syndrome symptoms – Re-presented to ER 2 days later – skin manifestation face – further drop in platelet count

  • Case 1 - Investigations • aCL IgG >160 GPL-units/ml (Dec 30/14) • HITT assay neg • ANA screen repeatedly mild positive (titre 1:80) • dsDNA, ENA, cryoglobulin and ANCA neg • C3C4 normal, renal function normal, mild hepatocellular

    transaminitis, ASMA neg • US liver – mild hepatomegally with fatty liver, normal

    spleen, no portal vein thrombosis • Skin Bx

    – Denuded epidermis with thrombosed dermal vessels and mild inflammatory infiltrates

    – No definite evidence of vasculitis

    MANGEMENT: – bridged back to Warfarin – stabilized, rash resolved quickly,

    transaminitis resolved

  • Reminder: Vitamin K dependent: Factor X (36 hour half life) Factor IX (24 hour half life) Factor VII (6 hour half life) Factor II (50-72 hour half life)

  • Treatment APLA Syndrome

    • UFH/LMWH to Warfarin – target INR 2.0-3.0 – Refractory cases target INR 3.0-4.0 – Warfarin + ASA

    • RAPS (Rivaroxaban in antiphospholipid syndrome) trial is currently

    ongoing – McMaster – Dr Mark Crowther and Dr Kim Legault – TBRHSC site – NOSM IM resident involvement – Dr Manoji Pereira

    • Azathioprine • Rituximab can be considered for recurrent thrombosis despite

    adequate anticoagulation • Hydroxychloroquine

  • Case 2 – Mrs. C.R.

  • Neurologic - Stroke

    • primary thrombosis of cerebral arteries

    • embolic occlusion (valvular involvement)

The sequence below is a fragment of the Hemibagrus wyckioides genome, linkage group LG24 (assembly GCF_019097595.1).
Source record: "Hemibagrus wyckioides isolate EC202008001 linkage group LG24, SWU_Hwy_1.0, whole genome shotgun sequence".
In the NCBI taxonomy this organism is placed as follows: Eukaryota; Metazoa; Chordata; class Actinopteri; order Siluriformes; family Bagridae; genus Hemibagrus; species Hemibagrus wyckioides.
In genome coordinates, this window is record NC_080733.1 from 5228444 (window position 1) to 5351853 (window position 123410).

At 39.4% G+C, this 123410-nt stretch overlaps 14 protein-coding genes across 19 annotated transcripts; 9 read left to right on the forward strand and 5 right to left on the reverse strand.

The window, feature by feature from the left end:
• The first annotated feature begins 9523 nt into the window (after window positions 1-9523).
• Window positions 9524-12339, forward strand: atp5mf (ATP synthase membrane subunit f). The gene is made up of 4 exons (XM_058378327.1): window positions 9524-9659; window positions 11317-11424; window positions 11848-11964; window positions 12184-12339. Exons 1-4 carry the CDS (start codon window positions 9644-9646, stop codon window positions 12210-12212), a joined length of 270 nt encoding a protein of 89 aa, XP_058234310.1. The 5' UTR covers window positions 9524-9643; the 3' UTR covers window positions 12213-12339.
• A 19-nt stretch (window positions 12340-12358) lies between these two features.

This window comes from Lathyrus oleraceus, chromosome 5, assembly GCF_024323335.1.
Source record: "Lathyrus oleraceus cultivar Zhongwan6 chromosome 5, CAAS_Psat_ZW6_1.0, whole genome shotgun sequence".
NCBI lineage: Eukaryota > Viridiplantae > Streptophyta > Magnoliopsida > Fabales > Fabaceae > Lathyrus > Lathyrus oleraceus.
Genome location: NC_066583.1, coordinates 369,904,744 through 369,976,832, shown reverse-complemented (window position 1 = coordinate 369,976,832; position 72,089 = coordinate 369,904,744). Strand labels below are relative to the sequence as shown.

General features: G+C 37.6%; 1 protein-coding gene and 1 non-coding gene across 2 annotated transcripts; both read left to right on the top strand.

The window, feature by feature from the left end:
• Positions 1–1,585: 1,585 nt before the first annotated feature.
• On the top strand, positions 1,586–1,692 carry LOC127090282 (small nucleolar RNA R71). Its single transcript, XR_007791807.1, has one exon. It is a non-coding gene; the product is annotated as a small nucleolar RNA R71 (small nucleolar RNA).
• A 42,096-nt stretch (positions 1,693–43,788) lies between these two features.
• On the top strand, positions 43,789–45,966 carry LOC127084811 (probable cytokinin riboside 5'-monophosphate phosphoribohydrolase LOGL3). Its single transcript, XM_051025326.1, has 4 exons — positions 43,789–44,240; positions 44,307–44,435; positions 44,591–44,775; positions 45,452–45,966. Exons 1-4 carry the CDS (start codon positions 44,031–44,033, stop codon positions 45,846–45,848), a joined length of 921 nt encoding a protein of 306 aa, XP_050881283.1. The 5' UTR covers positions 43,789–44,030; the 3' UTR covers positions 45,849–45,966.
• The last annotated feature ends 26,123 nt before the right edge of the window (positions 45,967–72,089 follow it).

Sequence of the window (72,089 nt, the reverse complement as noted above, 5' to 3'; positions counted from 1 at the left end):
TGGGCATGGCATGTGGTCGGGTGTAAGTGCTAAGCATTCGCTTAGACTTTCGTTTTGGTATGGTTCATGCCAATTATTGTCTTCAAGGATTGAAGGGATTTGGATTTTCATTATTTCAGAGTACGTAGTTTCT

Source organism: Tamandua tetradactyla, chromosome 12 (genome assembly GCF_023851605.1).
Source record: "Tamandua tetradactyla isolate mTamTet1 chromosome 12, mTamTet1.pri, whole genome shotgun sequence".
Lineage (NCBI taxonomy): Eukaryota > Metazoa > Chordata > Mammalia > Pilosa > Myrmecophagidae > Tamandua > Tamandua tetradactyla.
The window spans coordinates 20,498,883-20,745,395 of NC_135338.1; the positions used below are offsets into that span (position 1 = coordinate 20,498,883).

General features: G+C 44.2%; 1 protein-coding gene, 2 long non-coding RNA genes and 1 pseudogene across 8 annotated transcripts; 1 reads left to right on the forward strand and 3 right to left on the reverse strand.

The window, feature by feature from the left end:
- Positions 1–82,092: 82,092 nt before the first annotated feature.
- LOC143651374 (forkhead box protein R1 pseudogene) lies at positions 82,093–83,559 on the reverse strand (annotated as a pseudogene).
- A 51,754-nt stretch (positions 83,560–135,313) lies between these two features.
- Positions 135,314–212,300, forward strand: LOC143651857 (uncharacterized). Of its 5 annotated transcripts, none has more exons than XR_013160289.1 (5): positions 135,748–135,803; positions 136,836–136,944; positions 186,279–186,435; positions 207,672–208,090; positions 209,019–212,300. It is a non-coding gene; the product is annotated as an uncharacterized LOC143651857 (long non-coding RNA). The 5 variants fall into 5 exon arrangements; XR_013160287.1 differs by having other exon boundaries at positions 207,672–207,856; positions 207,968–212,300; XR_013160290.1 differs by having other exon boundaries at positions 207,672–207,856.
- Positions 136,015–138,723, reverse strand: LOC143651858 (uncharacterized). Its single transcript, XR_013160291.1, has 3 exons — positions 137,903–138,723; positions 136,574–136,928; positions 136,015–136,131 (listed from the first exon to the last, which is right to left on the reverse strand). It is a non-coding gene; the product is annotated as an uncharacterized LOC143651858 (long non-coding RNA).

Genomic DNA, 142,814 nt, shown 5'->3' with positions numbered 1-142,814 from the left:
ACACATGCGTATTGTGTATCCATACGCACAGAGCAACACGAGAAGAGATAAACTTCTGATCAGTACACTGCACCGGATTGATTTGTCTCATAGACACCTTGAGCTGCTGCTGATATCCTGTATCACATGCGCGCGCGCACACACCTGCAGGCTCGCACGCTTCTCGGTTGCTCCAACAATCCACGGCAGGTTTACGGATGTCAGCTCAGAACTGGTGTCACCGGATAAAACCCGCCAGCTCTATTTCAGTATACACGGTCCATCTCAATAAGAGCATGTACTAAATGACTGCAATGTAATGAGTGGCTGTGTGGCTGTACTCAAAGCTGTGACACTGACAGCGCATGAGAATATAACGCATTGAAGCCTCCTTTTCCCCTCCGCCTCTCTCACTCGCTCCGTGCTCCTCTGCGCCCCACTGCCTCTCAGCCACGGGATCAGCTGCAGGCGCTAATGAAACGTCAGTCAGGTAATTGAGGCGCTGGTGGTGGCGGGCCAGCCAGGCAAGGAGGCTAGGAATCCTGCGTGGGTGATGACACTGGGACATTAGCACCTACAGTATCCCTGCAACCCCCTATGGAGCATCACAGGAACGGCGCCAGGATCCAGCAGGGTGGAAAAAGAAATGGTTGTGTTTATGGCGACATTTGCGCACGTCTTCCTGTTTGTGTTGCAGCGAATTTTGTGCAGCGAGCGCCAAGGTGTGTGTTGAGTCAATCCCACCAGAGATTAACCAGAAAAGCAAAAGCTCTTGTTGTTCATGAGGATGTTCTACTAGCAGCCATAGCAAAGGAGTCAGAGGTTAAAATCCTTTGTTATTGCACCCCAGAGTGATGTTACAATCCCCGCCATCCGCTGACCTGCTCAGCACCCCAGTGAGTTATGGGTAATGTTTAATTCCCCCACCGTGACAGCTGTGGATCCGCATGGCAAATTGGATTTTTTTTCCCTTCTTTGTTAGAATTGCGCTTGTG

• Recurrent small strokes may contribute to a picture of multiple-infarct dementia

    Typically APS patients with stroke are relatively young and lack other classical risk factors of stroke

  • Case 2 – Mrs C.R.

    • 68 yo F

    • Rural community without CT scan

    • Hx APS – 1998 (LAC) – unprovoked Lt DVT – 2012 - stop A/C given bleed risk with recurrent severe

    thrombocytopenia secondary to her low grade lymphoma – continued low dose ASA

    – No bleeding on Warfarin prior to 2012

    • April 2014 - admitted with new Rt cerebellar infarct – Tia symptoms March on lone ASA

    – Restarted Warfarin without ASA, restart ASA q3days if digital ulcerations reoccur

  • Case 2 – Mrs C.R. • 2 weeks Headache Dec 2014 – Ibuprofen in conjunction with

    Warfarin and low dose ASA • Ct head- Dec 27/14 – extensive right subdural hematoma –

    warfarin reversed • Warfarin restarted 3rd week January - Jan 28, 2015 –

    headaches – resolving subdural (warfarin reversed again) • Repeated interruptions warfarin due to recurrent headaches • Feb 2/15 – severe dyspnea - ? PE – CT Thorax –

    microthromboemboli vs NSIP • restarted A/C IVH to Warfarin – CBC weekly to monitor plt

    count – aCL>160 in addition to persistent positive LAC

    • Repeated CT head Jan to Feb for recurrent Headache, dyspnea improved with A/C therapy, new digital ulcerations

    • March 2015 – presented with aphasia (resolved) – CT head acute on chronic subdural hematoma

  • Case 2 - Management • March/15 - Started Fragmin 12,500 units s/c daily • Azithioprine 100 mg po daily

    – Non-adherence – concerned about side effects and further drop in platelet count

    – platelet counts (22-60) – inadequate trial of immunosuppression

    • Painful digital ulcers refractory to LMWH – May/15 addition of ASA q3days – helpful

    • Plt count 28-40 - Declined Rituximab • Repeat bone marrow confirmed minimal involvement of